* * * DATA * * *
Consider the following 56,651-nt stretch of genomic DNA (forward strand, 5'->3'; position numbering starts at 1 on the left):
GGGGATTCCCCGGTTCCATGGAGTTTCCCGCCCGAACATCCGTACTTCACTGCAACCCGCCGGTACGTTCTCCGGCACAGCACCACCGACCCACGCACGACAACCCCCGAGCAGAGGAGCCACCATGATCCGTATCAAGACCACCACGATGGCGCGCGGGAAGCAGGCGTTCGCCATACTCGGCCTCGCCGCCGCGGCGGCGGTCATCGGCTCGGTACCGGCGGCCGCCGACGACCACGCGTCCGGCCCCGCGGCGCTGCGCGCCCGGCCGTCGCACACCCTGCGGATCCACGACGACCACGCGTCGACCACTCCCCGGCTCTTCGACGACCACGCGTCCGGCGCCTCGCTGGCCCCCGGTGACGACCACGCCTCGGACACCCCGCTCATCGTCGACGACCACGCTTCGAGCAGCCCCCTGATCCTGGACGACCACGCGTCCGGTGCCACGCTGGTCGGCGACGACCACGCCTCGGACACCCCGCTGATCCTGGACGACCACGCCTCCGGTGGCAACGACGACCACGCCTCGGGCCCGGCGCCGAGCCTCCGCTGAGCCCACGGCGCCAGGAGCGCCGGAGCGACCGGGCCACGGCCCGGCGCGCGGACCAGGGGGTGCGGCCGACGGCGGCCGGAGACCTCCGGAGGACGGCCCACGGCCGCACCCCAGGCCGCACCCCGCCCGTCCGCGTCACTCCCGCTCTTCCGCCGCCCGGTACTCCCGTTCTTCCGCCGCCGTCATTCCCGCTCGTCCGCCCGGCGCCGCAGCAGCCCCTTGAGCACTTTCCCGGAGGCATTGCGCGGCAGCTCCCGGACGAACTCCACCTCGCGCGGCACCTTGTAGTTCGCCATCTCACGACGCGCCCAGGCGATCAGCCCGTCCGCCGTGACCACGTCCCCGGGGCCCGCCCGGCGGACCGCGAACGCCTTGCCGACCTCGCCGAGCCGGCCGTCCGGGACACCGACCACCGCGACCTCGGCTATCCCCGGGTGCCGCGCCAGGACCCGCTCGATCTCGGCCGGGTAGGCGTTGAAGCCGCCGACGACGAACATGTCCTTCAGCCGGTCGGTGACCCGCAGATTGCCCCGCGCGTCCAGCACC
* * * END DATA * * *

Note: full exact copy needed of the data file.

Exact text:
Consider the following 56,651-nt stretch of genomic DNA (forward strand, 5'->3'; position numbering starts at 1 on the left):
GGGGATTCCCCGGTTCCATGGAGTTTCCCGCCCGAACATCCGTACTTCACTGCAACCCGCCGGTACGTTCTCCGGCACAGCACCACCGACCCACGCACGACAACCCCCGAGCAGAGGAGCCACCATGATCCGTATCAAGACCACCACGATGGCGCGCGGGAAGCAGGCGTTCGCCATACTCGGCCTCGCCGCCGCGGCGGCGGTCATCGGCTCGGTACCGGCGGCCGCCGACGACCACGCGTCCGGCCCCGCGGCGCTGCGCGCCCGGCCGTCGCACACCCTGCGGATCCACGACGACCACGCGTCGACCACTCCCCGGCTCTTCGACGACCACGCGTCCGGCGCCTCGCTGGCCCCCGGTGACGACCACGCCTCGGACACCCCGCTCATCGTCGACGACCACGCTTCGAGCAGCCCCCTGATCCTGGACGACCACGCGTCCGGTGCCACGCTGGTCGGCGACGACCACGCCTCGGACACCCCGCTGATCCTGGACGACCACGCCTCCGGTGGCAACGACGACCACGCCTCGGGCCCGGCGCCGAGCCTCCGCTGAGCCCACGGCGCCAGGAGCGCCGGAGCGACCGGGCCACGGCCCGGCGCGCGGACCAGGGGGTGCGGCCGACGGCGGCCGGAGACCTCCGGAGGACGGCCCACGGCCGCACCCCAGGCCGCACCCCGCCCGTCCGCGTCACTCCCGCTCTTCCGCCGCCCGGTACTCCCGTTCTTCCGCCGCCGTCATTCCCGCTCGTCCGCCCGGCGCCGCAGCAGCCCCTTGAGCACTTTCCCGGAGGCATTGCGCGGCAGCTCCCGGACGAACTCCACCTCGCGCGGCACCTTGTAGTTCGCCATCTCACGACGCGCCCAGGCGATCAGCCCGTCCGCCGTGACCACGTCCCCGGGGCCCGCCCGGCGGACCGCGAACGCCTTGCCGACCTCGCCGAGCCGGCCGTCCGGGACACCGACCACCGCGACCTCGGCTATCCCCGGGTGCCGCGCCAGGACCCGCTCGATCTCGGCCGGGTAGGCGTTGAAGCCGCCGACGACGAACATGTCCTTCAGCCGGTCGGTGACCCGCAGATTGCCCCGCGCGTCCAGCACC